Almost everyone who has seen these pieces while I have been making them has told me I’m making ‘religious objects’, which given their shape is not that surprising. However, no one has really explained to me what they might actually be. I feel perhaps they are more ritualistic than religious, but I easily could be wrong!

‘illuminator’, Lisa Patterson, 2020 (off stage)

If it’s any help, as far as I can tell, they’re definitely to do with light and dark and in between. 

Shadow, too much shadow
Light, too much light


Canterbury artist Dean Venrooy’s small, crystalline oil paintings are perfectly structured re-enactments of the natural environment of Banks Peninsula. Using the landscape of his home, on the edge of Lyttelton Harbour, as the building blocks for his work, he presents objects – tables, books, ladders, altar-like cloths – and birds corralled within the hills and valleys into small symmetries of colour and form: fragile as daydreams; as real as the landscape out his window.

‘Home Comforts’, Dean Venrooy, oil on stretched canvas, 403x307mm, 2020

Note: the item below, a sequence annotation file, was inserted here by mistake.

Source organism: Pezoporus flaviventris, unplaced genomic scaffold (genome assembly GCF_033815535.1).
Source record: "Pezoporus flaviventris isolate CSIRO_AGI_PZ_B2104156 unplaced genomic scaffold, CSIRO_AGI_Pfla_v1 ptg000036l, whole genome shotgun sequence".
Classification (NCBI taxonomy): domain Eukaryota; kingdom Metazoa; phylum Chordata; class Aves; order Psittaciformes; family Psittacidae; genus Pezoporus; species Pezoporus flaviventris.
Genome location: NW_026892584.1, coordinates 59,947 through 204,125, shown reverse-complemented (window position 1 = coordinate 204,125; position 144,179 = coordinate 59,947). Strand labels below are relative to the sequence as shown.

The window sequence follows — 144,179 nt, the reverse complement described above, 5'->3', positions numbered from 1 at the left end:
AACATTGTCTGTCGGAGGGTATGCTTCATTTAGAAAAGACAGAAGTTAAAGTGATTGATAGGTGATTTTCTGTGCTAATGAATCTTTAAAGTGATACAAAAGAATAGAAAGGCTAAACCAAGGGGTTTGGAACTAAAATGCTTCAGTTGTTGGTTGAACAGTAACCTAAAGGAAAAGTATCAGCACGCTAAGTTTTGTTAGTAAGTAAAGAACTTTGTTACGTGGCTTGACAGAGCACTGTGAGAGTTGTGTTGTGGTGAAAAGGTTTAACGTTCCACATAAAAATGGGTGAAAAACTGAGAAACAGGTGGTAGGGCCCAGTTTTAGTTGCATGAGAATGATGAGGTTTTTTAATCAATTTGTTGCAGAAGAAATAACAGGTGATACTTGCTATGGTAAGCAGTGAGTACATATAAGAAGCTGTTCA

I have become hooked on these trees and valleys that I see just by looking out from my studio. A lot of it comes from when I moved from the beach to this studio, from looking across the harbour to being surrounded by trees. It is not really about environment concerns – I think the planet is going to be here a lot longer than humanity – but here the human presence is gone. That precarious nature of everything is the underlying thought for me. I like the remnants and the remains and the social decay of things. But everything in my paintings is in my everyday life. Wood pigeons are such an everyday thing here. When I walk around to Allandale I can see half a dozen, a dozen. There didn’t used to be so many but in the last couple of years they seem to have taken up residence, maybe because there are better trees or more parks or more people moving in on predators.

‘Gateway’, Dean Venrooy, oil on gesso panel, 190x110mm, 2018

The ladder, the books – they are objects that I come up with. The fabric – I have used fabric a lot. I like painting fabric and compositionally it fills a big space. In a painting these things are more about where they are, in terms of colour and form, rather than what they are. It’s almost the same composition over and over again, always trying to get a bit better. So they become quite structured, the composition becomes the symmetry – even if there is not a true symmetry they balance the structure. Where two branches cross to form a triangle – or three cross to form what looks like a pentagram – that is just an accident. People will read things into it but really it is about the composition.

I do like the indoors-outdoors thing, looking out from inside. Again, that is what I see ­– leaves blowing into the studio, pigeons flying into the trees almost as soon as I stand on the doorstep – these are my immediate surroundings.

‘Home Comforts’, Dean Venrooy, oil on gesso panel, 180x100mm, 2020